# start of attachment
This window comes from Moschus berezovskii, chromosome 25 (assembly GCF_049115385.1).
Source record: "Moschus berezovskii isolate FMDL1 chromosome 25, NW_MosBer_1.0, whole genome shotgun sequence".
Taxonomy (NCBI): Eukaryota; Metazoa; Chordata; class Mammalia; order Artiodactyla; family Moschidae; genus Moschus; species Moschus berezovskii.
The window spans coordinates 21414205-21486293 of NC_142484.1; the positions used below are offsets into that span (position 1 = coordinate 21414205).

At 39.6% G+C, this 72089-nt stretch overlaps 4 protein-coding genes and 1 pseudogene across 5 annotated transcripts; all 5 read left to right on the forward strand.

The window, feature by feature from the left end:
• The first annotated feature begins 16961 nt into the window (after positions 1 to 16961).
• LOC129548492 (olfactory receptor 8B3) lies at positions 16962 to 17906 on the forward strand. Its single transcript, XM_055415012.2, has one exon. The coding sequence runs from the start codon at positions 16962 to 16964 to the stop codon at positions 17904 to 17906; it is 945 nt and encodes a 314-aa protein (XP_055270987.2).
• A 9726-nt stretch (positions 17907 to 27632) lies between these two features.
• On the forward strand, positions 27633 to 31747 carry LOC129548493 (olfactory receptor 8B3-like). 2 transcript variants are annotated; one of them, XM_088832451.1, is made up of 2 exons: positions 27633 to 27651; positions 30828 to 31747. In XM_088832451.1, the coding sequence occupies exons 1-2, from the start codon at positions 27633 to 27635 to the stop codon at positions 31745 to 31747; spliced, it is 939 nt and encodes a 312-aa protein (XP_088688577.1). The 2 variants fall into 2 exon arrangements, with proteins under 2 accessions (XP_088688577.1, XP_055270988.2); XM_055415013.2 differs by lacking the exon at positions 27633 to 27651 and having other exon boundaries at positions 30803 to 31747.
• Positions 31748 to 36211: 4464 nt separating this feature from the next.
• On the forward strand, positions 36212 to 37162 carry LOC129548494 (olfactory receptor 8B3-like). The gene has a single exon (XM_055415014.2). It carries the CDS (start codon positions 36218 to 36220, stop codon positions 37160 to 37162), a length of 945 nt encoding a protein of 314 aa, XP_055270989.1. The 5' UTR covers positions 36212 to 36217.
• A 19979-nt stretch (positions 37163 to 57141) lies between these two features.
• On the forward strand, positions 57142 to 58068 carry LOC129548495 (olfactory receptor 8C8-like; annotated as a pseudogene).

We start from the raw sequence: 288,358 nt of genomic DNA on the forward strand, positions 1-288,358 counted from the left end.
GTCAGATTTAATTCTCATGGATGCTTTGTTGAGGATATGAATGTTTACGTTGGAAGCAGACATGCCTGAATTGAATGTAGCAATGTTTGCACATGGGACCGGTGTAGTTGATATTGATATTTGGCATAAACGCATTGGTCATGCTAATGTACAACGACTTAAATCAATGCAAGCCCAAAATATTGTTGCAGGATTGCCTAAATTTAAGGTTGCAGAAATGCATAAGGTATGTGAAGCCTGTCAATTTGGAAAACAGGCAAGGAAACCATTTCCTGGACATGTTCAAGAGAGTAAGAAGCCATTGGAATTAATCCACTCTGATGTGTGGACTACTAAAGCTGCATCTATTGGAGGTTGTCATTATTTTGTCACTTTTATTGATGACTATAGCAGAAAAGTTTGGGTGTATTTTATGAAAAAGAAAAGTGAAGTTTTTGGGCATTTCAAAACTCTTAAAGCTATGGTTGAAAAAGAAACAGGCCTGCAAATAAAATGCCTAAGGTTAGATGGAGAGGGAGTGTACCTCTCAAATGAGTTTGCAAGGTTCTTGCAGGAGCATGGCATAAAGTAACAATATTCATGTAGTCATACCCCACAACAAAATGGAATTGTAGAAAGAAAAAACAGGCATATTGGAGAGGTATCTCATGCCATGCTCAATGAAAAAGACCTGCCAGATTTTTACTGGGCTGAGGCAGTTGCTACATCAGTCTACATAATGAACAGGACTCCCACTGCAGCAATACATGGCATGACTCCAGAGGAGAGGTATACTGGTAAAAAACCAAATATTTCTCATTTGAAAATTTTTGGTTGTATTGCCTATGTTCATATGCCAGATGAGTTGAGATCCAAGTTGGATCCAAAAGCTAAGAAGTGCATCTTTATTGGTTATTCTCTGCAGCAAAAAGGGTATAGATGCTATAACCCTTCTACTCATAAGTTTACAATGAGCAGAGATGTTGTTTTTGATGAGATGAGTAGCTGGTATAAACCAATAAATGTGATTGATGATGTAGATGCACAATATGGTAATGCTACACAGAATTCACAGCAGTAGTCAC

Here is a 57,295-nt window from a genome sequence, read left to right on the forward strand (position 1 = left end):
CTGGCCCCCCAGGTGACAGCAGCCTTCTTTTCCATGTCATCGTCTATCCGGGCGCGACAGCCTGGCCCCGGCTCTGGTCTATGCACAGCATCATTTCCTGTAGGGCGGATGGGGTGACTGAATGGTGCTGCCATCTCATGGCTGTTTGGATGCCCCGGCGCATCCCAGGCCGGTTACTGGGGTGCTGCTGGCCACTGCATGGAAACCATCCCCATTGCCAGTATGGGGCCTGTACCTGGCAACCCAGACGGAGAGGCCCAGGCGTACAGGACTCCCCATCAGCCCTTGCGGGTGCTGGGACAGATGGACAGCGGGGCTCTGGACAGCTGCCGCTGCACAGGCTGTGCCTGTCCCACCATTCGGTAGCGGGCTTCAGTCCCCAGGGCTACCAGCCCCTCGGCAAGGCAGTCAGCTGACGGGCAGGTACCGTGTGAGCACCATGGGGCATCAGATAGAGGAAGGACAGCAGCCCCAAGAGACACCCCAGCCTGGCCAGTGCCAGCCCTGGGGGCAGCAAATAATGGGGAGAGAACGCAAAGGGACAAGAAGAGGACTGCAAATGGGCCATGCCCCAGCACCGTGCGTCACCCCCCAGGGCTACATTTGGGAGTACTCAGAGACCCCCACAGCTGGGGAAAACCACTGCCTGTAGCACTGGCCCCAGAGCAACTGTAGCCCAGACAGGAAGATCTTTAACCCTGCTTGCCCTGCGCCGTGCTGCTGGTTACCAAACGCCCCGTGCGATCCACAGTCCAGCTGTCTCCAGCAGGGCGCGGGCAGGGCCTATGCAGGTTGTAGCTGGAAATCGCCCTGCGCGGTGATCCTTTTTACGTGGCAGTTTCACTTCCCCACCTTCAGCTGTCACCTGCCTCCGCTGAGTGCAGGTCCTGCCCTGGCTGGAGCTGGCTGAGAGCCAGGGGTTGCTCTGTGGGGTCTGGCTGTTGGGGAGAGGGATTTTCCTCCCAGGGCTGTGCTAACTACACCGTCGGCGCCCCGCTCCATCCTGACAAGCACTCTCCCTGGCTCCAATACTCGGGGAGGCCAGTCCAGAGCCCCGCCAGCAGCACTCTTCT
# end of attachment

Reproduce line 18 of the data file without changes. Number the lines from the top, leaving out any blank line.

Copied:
CTGGCCCCCCAGGTGACAGCAGCCTTCTTTTCCATGTCATCGTCTATCCGGGCGCGACAGCCTGGCCCCGGCTCTGGTCTATGCACAGCATCATTTCCTGTAGGGCGGATGGGGTGACTGAATGGTGCTGCCATCTCATGGCTGTTTGGATGCCCCGGCGCATCCCAGGCCGGTTACTGGGGTGCTGCTGGCCACTGCATGGAAACCATCCCCATTGCCAGTATGGGGCCTGTACCTGGCAACCCAGACGGAGAGGCCCAGGCGTACAGGACTCCCCATCAGCCCTTGCGGGTGCTGGGACAGATGGACAGCGGGGCTCTGGACAGCTGCCGCTGCACAGGCTGTGCCTGTCCCACCATTCGGTAGCGGGCTTCAGTCCCCAGGGCTACCAGCCCCTCGGCAAGGCAGTCAGCTGACGGGCAGGTACCGTGTGAGCACCATGGGGCATCAGATAGAGGAAGGACAGCAGCCCCAAGAGACACCCCAGCCTGGCCAGTGCCAGCCCTGGGGGCAGCAAATAATGGGGAGAGAACGCAAAGGGACAAGAAGAGGACTGCAAATGGGCCATGCCCCAGCACCGTGCGTCACCCCCCAGGGCTACATTTGGGAGTACTCAGAGACCCCCACAGCTGGGGAAAACCACTGCCTGTAGCACTGGCCCCAGAGCAACTGTAGCCCAGACAGGAAGATCTTTAACCCTGCTTGCCCTGCGCCGTGCTGCTGGTTACCAAACGCCCCGTGCGATCCACAGTCCAGCTGTCTCCAGCAGGGCGCGGGCAGGGCCTATGCAGGTTGTAGCTGGAAATCGCCCTGCGCGGTGATCCTTTTTACGTGGCAGTTTCACTTCCCCACCTTCAGCTGTCACCTGCCTCCGCTGAGTGCAGGTCCTGCCCTGGCTGGAGCTGGCTGAGAGCCAGGGGTTGCTCTGTGGGGTCTGGCTGTTGGGGAGAGGGATTTTCCTCCCAGGGCTGTGCTAACTACACCGTCGGCGCCCCGCTCCATCCTGACAAGCACTCTCCCTGGCTCCAATACTCGGGGAGGCCAGTCCAGAGCCCCGCCAGCAGCACTCTTCT